Title IX benefits kids on, off field




Saturday, June 23, marked 40 years since the United States enacted a law requiring publicly funded schools to provide similar opportunities to all students, regardless of sex. It's an anniversary worth celebrating.

Title IX, as the legislation is known, has improved the lives of women more dramatically than even its most ardent supporters could have imagined. In particular, the most controversial provision -- giving girls similar sporting opportunities to boys -- has highlighted how extracurricular activities such as sports can shape who we become as adults.

Most debate about Title IX has focused on the high-profile, big-spending world of college athletics. Such arguments miss the point of Title IX, which is to create equality in our school system, and misconstrue its true legacy -- enabling mass sports participation for girls long before college.

There are almost 15 times as many high-school intermural athletes as in college. Before the law, almost all those athletes were male. Only about 1 in 20 girls was an athlete. By the time the law took effect -- a process that dragged on for six years as Congress fought about whether to exclude sports -- almost 3 in 10 girls were playing. Girls' participation then remained roughly stable until it rose again in the 1990s when enforcement of the law increased.

Critics often claim that these new opportunities for girls came at the expense of boys. Yet the data don't bear out that claim. About half of high school boys participate in sports, and this rate has been roughly steady for the past four decades.

Boys' wrestling programs are often portrayed as victims of Title IX. True, they have declined since the law was introduced. The motivating factor, though, is soccer, which has grown enormously in the decades since Title IX was passed and quickly replaced wrestling as a popular sport for boys throughout the country. Overall, more male high school sports programs expanded than shrank after Title IX. Tennis, cross-country and golf have all grown substantially.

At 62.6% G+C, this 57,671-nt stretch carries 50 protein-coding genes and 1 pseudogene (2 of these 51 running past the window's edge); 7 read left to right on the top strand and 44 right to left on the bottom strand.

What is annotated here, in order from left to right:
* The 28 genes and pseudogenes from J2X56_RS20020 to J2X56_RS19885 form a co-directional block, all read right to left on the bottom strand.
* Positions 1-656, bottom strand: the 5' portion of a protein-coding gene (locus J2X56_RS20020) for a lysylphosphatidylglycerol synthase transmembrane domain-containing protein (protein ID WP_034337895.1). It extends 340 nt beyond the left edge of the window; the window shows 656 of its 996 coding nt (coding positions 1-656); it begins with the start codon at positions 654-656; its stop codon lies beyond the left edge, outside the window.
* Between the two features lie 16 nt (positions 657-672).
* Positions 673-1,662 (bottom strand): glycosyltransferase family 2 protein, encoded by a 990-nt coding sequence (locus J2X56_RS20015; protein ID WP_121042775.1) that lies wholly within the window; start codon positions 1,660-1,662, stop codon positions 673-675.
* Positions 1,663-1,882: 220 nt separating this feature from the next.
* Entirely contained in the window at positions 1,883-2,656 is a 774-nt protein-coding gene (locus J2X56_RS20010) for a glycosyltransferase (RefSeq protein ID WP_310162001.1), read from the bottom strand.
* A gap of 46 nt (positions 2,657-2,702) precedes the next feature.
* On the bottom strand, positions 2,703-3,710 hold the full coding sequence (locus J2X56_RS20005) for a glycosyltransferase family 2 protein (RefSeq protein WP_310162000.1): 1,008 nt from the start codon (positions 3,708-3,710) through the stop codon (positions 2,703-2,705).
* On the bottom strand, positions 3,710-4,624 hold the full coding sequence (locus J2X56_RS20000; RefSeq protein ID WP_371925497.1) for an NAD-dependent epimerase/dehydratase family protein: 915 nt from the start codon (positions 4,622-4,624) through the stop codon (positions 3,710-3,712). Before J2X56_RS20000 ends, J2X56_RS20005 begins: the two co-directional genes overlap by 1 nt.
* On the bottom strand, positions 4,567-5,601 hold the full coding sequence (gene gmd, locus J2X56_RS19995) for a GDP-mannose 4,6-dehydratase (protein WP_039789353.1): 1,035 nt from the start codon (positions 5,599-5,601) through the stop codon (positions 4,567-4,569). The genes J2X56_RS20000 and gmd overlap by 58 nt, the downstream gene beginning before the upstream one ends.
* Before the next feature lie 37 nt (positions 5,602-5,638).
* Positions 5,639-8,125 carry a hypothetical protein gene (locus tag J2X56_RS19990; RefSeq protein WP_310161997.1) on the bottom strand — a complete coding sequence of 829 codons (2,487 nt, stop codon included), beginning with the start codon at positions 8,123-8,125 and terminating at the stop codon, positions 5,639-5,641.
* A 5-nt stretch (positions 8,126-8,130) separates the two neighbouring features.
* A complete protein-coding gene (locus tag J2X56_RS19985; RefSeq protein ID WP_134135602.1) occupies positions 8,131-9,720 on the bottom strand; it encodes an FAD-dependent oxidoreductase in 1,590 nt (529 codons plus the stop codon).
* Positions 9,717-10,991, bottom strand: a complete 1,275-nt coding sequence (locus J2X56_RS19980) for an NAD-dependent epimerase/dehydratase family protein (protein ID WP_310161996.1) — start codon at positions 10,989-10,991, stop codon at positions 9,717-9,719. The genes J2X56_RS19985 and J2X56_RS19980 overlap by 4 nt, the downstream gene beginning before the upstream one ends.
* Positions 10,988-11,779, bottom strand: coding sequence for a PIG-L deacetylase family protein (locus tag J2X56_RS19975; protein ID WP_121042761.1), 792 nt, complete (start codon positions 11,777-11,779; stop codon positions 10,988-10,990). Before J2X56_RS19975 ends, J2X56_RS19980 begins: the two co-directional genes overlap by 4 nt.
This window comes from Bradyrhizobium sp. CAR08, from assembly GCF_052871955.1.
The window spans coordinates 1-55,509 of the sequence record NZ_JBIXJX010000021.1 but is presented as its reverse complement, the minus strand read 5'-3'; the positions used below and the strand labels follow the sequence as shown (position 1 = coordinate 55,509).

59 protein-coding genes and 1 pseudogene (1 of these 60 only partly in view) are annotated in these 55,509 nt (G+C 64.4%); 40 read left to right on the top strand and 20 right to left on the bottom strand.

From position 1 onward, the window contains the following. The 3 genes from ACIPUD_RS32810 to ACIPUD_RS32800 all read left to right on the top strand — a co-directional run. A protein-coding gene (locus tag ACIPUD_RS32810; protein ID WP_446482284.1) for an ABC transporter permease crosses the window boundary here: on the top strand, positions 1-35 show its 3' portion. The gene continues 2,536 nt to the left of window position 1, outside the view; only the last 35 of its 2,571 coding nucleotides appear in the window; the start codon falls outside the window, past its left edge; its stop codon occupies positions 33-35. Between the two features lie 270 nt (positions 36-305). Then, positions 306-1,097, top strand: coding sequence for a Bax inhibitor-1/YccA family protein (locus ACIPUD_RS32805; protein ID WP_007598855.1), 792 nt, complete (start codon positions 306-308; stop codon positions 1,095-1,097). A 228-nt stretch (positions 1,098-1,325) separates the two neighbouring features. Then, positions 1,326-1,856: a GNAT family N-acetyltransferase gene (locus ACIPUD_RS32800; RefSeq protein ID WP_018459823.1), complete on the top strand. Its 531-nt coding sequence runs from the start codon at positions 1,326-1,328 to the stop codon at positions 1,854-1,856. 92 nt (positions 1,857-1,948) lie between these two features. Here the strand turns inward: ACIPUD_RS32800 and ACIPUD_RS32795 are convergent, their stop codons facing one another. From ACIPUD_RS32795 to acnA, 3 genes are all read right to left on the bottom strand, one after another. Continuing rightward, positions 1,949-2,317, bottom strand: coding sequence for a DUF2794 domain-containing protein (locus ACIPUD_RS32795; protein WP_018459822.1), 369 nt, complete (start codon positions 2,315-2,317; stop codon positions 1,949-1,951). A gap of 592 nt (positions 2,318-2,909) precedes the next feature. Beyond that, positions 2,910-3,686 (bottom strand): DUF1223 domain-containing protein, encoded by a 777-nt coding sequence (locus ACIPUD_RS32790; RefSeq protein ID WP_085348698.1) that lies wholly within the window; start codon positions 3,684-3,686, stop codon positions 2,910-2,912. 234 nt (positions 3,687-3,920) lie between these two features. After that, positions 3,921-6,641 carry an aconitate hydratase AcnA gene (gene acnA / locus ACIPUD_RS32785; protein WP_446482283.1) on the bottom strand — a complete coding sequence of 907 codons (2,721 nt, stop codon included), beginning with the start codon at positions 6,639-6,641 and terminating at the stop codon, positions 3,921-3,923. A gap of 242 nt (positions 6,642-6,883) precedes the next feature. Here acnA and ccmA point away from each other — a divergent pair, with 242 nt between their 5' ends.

Boys may not have suffered, but what did girls gain? The law's legacy goes far beyond having fun on the playing field. High school athletics confer substantial economic benefits that last throughout participants' lives. When one compares people with similar educational opportunities, family backgrounds, measures of intelligence and self-esteem, the annual wages of former athletes are, on average, 7 percent higher than nonathletes. Similarly, athletes get almost half a year more education than nonathletes. The gains occur equally for girls and boys.

Sports develop and reward a lot of skills that are valued in the workplace: discipline, good-natured competition, teamwork, ability to engage with adults and a diverse set of peers. Skeptics, though, will note that correlation is not causation. It's possible that whatever makes people become athletes also makes them more successful in life, whether or not they ever set foot on a playing field.

Unfortunately, we haven't outgrown Title IX. Fewer than half of all athletes are girls, and the gap is larger in states where support for the law is weakest and sexist attitudes are most prevalent. Not surprisingly, these are also the states with greater gender disparities in the classroom, with boys doing better in math and science.

It's in all our best interests to keep narrowing the gap. When we deny the benefits of sports to our children, of either sex, we limit their ability to enjoy success not only on the sporting field, but also in the marketplace as adults.

Betsey Stevenson and Justin Wolfers, both professors at the University of Pennsylvania’s Wharton School, are Bloomberg View columnists.